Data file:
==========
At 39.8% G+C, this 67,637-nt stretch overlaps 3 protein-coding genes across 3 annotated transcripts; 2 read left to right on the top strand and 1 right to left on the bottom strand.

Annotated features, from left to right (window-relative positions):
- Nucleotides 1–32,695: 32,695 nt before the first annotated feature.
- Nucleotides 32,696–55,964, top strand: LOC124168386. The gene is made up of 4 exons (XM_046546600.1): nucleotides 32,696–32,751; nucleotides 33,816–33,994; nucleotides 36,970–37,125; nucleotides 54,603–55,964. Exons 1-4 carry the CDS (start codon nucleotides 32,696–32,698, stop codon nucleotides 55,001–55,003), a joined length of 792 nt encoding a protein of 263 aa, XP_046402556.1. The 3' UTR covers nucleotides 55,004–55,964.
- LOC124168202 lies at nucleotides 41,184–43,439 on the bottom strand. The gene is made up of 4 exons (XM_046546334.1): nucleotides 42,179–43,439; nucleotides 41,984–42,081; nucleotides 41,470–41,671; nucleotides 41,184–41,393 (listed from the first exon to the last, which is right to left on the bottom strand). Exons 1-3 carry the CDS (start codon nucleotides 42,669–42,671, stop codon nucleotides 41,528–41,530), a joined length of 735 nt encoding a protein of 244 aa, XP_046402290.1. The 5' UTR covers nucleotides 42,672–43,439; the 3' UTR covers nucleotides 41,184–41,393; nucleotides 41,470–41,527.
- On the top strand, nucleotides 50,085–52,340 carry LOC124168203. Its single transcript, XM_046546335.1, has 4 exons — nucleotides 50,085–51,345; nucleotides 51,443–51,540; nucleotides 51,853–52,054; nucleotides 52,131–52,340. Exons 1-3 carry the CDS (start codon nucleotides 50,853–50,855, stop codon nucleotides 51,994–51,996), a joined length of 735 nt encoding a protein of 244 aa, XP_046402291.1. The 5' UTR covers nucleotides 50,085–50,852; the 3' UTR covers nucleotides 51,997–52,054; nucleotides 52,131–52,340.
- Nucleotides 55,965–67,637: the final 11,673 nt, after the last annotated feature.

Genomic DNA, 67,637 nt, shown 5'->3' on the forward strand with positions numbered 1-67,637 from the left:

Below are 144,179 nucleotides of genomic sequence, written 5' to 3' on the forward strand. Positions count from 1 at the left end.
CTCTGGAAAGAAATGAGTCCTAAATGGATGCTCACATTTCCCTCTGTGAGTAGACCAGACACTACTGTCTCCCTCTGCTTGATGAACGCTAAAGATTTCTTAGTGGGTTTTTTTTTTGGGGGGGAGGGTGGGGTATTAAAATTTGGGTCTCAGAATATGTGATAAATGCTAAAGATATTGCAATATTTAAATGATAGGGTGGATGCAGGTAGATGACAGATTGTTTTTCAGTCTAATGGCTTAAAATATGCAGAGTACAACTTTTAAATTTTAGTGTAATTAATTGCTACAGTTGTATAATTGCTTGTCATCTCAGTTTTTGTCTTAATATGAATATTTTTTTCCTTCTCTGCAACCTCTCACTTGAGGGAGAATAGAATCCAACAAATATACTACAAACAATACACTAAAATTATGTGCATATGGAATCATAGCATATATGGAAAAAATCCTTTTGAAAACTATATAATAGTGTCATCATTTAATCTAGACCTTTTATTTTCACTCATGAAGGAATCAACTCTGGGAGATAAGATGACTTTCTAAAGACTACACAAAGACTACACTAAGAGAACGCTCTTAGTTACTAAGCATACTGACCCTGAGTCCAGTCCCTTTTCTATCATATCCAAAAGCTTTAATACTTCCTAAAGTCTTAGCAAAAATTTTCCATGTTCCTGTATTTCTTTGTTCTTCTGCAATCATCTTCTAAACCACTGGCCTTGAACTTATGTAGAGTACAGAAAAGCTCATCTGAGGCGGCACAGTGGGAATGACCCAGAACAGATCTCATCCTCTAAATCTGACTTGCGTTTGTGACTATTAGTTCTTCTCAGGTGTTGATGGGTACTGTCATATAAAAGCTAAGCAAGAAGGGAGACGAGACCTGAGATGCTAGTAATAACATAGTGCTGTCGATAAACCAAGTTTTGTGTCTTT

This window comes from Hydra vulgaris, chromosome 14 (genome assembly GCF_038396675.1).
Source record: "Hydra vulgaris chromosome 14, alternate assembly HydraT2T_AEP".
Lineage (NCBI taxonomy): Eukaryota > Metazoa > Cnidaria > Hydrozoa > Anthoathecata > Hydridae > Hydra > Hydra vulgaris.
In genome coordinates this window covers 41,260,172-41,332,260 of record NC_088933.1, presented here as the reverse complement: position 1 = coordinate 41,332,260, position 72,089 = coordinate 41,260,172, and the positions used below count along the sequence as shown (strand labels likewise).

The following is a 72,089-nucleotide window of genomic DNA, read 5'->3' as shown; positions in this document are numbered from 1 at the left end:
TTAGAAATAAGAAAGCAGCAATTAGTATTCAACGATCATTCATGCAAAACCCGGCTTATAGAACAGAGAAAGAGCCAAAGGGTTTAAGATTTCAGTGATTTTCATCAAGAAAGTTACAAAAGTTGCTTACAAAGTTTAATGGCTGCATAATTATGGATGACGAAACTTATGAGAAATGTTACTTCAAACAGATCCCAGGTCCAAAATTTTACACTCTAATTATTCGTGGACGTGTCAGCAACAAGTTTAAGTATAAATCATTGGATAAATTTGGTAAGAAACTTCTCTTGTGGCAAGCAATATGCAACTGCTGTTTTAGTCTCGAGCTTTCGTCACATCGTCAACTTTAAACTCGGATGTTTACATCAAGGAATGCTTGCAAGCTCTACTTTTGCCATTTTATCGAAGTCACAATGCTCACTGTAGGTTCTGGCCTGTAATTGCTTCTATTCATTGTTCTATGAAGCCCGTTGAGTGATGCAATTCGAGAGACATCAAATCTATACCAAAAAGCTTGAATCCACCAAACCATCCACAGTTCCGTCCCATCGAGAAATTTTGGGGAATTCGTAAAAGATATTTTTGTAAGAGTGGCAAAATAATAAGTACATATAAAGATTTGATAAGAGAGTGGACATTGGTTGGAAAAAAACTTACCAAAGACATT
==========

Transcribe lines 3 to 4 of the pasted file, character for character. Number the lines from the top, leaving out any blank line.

- Nucleotides 1–32,695: 32,695 nt before the first annotated feature.
- Nucleotides 32,696–55,964, top strand: LOC124168386. The gene is made up of 4 exons (XM_046546600.1): nucleotides 32,696–32,751; nucleotides 33,816–33,994; nucleotides 36,970–37,125; nucleotides 54,603–55,964. Exons 1-4 carry the CDS (start codon nucleotides 32,696–32,698, stop codon nucleotides 55,001–55,003), a joined length of 792 nt encoding a protein of 263 aa, XP_046402556.1. The 3' UTR covers nucleotides 55,004–55,964.